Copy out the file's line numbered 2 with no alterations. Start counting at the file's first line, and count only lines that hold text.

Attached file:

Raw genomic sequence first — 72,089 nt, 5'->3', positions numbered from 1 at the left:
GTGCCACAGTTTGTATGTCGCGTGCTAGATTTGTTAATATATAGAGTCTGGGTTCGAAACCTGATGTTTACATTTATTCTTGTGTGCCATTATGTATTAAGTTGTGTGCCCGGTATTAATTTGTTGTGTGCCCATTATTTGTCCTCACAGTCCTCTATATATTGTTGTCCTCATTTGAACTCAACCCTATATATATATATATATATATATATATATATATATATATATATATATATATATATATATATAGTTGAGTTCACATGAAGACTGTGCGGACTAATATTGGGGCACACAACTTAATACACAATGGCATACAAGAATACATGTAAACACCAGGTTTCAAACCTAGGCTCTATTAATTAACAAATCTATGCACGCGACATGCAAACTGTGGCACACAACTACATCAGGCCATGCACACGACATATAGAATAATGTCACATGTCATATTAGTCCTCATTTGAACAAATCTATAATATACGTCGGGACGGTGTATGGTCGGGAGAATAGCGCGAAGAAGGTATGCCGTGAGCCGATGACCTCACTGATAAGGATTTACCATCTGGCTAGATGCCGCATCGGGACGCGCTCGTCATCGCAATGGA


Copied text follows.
GTGCCACAGTTTGTATGTCGCGTGCTAGATTTGTTAATATATAGAGTCTGGGTTCGAAACCTGATGTTTACATTTATTCTTGTGTGCCATTATGTATTAAGTTGTGTGCCCGGTATTAATTTGTTGTGTGCCCATTATTTGTCCTCACAGTCCTCTATATATTGTTGTCCTCATTTGAACTCAACCCTATATATATATATATATATATATATATATATATATATATATATATATATATATATATATATAGTTGAGTTCACATGAAGACTGTGCGGACTAATATTGGGGCACACAACTTAATACACAATGGCATACAAGAATACATGTAAACACCAGGTTTCAAACCTAGGCTCTATTAATTAACAAATCTATGCACGCGACATGCAAACTGTGGCACACAACTACATCAGGCCATGCACACGACATATAGAATAATGTCACATGTCATATTAGTCCTCATTTGAACAAATCTATAATATACGTCGGGACGGTGTATGGTCGGGAGAATAGCGCGAAGAAGGTATGCCGTGAGCCGATGACCTCACTGATAAGGATTTACCATCTGGCTAGATGCCGCATCGGGACGCGCTCGTCATCGCAATGGA